John Oliver Dives Into The Donald "Drumpf" Plan That's Touted Most Often & Makes The Least Sense

Late-night host John Oliver is no fan of Donald Trump (or Drumpf), and he continues to commit to segments bashing the Republican presidential hopeful. On Sunday's episode of Last Week Tonight, the comedian tackled Trump's controversial plan to build a wall along the entire U.S.-Mexico border, somehow making Mexico pay for the obstruction. Rather than just making fun of the scheme, Oliver explicates some detailed reasons that it's stupid. And the problems Oliver lays out with Trump's U.S.-Mexico wall make it even more clear why the idea wouldn't do any good.

"First, let's put aside the potential racism and xenophobia involved here — we can come back to that later." Oliver started. "And instead, let's focus on the practicality of whether and how it can actually be done." While explaining the more common arguments against Trump's wall plan, like how much it would actually cost to build and how effective it would be in keeping "dangerous" undocumented immigrants out of the country, he also examined some lesser-known issues that such a structure would cause.

Here are the problems with Trump's wall, as told by Oliver on Last Week Tonight. In case you needed any more proof that it's the last thing America needs.

The Cost

"When Trump first started talking about this, he said it would cost a lot, but not a lot a lot," Oliver said. Trump's estimate of how much a U.S.-Mexican wall would cost has increased from $4 billion to $12 billion, leading Oliver to quip: "Donald Trump's margin of error is the entire GDP of Moldova." Trump claimed that his wall would be made out of concrete, steel, and rebar, so Oliver had an expert evaluate how much everything would cost at Trump's lowest estimated height of 35 feet for the 1,000-mile structure. Here's the breakdown:

Concrete panels: $10 billion

Steel columns (including labor): Between $5 and $6 billion

Concrete footing and foundation: $1 billion

Roads for trucks to deliver materials to hard-to-reach areas: $2 billion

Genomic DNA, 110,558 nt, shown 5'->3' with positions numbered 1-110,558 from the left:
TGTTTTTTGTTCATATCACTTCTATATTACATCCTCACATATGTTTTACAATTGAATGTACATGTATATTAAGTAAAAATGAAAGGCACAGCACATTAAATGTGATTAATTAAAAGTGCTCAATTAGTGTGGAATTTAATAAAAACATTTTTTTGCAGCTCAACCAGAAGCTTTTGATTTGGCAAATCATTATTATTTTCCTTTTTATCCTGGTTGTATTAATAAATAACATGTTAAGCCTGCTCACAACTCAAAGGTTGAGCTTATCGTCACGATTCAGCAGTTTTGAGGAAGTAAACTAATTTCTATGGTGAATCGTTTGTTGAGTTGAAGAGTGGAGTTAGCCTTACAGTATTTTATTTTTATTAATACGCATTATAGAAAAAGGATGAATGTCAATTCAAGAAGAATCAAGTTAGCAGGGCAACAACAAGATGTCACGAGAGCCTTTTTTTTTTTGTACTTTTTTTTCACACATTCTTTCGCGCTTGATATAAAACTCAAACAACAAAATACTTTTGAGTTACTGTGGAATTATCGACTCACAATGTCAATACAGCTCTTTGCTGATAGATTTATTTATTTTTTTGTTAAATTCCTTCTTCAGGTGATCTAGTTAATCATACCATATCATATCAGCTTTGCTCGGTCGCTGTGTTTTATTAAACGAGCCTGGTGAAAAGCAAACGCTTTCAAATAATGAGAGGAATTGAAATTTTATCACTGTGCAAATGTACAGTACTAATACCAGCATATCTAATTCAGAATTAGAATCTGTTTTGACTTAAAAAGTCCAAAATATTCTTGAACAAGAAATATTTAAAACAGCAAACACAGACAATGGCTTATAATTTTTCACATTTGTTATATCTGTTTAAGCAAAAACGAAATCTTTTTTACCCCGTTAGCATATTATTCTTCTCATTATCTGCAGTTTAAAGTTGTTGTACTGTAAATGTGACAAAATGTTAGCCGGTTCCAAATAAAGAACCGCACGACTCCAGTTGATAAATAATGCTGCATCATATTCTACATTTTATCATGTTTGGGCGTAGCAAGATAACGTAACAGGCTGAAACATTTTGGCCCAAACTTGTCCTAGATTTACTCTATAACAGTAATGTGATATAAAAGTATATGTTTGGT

Engineering and management: About 30 percent

That totals $25 billion — $13 billion more than Trump's highest estimate to date, and not including how much it would cost to buy all the privately-owned land along the border. But wait, there's more. Oliver cited the Congressional Budget Office's estimate that maintenance costs for such a wall would exceed the building costs within seven years. "So it's a big, dumb thing that only gets more expensive over time," Oliver said. "It's like getting a pet walrus. You think it's stupid now — wait until you know what a bucket of sea cucumbers costs."

Mexico Won't Pay For It

Trump claims that America has a $58 billion trade deficit with Mexico, which is how he'll make our southern neighbor pay for the wall designed to keep its citizens out of the country. "Unfortunately, that's literally not how anything works," Oliver said in the segment. "While, yes, we did buy $58 billion more in goods and services from Mexico than they did from us last year, that money doesn't belong to the Mexican government — it's earned by Mexican businesses." Basically, that money can't be used for a wall.

The Geography

Oliver also pointed out that putting a wall across the border is much more difficult that it seems. In 2006, Congress approved a 700-mile stretch of wall in the Secure Fence Act, but there were multiple problems regarding where to place said fence. Large parts of the border in Texas are made up of the Rio Grande River, which cannot be obstructed due to a 1970 treaty, so areas of the wall were actually built pretty far inland. This created a weird no-man's land between Mexico and the wall.

Waiving Other Laws

Michael Chertoff, former secretary of homeland security, gave his department the authority to waive 36 laws to build the fence. Among the bypassed laws were the Endangered Species Act, the Safe Drinking Water Act, and the Native American Graves Protection and Repatriation Act. If more wall were to be built, the same thing would need to happen again.

Effectiveness

A study by the Pew Research Center claimed that nearly half of all unauthorized immigrants enter the U.S. legally but overstayed their visas, which a wall won't prevent. "It's like wearing a condom to protect against head lice," Oliver joked. "You could do that, but that's not really how you keep the thing you're worried about from happening." Of course, there are some Mexicans coming to the U.S. illegally, but Oliver detailed how a wall won't stop them (for instance, ladders are pretty effective for climbing over walls, and drug cartels have found ways around the existing walls for years).

"Given everything we've seen, is it worth it?" he asked viewers. Oliver thinks that the money that would go toward building an ineffective wall would be much better spent buying every person in America a waffle iron, which he claims would do just as much to keep out illegal immigrants and drugs, would cost less, wouldn't harm America's relationship with Mexico, and would only be potentially racist toward Belgians. "Let's ask ourselves: What kind of country do we want to wake up to?" Oliver asked. "One that spends billions on an impossible, impractical symbol of fear, or one that smells like breakfast?"

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